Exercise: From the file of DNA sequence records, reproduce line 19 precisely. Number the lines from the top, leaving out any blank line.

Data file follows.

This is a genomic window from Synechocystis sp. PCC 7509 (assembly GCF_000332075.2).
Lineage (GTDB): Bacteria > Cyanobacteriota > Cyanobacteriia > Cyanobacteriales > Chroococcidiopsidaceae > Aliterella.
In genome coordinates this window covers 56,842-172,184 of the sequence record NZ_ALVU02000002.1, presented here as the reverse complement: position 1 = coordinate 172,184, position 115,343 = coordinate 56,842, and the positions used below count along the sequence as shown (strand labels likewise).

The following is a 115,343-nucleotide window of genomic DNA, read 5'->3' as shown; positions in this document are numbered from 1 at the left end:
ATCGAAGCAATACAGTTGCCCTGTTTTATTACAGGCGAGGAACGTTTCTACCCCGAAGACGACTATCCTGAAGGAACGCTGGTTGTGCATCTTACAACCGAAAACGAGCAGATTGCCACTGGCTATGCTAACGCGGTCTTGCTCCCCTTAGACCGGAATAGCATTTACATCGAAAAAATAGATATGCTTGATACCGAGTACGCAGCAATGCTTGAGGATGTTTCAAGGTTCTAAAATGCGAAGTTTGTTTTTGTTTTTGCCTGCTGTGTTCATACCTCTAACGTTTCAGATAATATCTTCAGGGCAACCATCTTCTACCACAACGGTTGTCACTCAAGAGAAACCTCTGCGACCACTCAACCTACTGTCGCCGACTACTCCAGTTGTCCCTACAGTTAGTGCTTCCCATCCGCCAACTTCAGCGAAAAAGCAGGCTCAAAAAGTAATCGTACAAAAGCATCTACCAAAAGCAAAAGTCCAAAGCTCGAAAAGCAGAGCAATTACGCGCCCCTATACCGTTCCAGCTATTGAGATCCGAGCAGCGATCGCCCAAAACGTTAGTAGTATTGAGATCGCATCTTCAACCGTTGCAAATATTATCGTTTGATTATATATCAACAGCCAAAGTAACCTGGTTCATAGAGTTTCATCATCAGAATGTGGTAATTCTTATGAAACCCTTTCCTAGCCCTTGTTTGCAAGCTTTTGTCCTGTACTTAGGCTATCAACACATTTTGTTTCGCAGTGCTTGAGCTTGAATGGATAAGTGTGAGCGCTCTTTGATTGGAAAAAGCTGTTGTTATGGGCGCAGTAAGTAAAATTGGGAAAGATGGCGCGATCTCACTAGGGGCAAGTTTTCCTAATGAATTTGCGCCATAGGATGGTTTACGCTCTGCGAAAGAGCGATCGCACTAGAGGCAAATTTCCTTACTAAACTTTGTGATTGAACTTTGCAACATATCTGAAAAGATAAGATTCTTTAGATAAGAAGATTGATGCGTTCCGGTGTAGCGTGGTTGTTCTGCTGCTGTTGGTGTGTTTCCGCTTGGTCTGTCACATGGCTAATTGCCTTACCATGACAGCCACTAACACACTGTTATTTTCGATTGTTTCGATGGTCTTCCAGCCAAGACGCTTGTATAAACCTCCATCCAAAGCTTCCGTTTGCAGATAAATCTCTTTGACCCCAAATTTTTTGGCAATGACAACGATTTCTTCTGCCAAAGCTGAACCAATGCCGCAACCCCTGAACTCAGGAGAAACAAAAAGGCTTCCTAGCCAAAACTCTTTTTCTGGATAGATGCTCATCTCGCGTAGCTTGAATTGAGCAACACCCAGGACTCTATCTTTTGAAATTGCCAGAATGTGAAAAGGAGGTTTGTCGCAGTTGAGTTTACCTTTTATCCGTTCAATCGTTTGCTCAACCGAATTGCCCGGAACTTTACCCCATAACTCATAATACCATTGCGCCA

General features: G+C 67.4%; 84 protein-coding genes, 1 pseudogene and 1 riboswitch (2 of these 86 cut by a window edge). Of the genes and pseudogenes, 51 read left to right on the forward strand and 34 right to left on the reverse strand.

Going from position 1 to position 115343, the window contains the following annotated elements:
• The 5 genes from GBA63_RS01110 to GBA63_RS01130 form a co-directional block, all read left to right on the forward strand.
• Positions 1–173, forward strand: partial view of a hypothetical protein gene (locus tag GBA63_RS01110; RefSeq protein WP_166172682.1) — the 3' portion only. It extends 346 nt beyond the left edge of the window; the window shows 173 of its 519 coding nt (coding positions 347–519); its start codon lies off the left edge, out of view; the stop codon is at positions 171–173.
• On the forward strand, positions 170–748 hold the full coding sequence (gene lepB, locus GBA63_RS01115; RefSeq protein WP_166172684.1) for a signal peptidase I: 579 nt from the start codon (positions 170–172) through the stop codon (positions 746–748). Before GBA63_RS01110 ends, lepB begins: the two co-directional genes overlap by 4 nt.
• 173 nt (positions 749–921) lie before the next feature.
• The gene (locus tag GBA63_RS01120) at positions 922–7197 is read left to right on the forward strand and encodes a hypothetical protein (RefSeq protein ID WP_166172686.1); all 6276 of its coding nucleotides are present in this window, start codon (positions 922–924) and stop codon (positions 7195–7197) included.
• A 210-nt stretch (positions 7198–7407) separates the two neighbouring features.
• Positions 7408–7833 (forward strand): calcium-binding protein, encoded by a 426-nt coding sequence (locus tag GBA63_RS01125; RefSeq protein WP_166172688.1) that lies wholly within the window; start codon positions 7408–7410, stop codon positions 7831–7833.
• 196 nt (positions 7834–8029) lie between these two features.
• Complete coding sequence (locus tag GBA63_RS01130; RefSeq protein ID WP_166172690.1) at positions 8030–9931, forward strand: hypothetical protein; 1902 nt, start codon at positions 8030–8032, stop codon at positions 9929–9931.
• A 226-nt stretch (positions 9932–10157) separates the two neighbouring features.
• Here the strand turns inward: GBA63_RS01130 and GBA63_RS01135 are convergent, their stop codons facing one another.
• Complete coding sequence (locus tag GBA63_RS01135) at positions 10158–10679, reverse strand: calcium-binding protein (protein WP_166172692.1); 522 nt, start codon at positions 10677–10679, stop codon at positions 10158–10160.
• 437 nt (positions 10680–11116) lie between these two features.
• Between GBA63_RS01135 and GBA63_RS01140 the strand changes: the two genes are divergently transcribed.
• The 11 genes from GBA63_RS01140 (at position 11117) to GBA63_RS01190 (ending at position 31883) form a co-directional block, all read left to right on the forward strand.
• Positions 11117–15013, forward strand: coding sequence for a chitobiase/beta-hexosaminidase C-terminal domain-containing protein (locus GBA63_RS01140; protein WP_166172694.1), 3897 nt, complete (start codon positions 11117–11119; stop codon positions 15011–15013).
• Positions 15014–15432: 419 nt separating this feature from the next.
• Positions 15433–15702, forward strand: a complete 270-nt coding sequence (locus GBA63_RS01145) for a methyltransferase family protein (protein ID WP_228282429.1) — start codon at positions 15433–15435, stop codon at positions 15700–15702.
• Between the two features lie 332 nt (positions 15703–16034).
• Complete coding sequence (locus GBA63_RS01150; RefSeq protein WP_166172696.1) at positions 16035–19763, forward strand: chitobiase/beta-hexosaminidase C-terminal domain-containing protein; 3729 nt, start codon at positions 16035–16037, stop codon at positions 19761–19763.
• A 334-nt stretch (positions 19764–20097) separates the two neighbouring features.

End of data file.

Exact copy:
• Complete coding sequence (locus tag GBA63_RS01135) at positions 10158–10679, reverse strand: calcium-binding protein (protein WP_166172692.1); 522 nt, start codon at positions 10677–10679, stop codon at positions 10158–10160.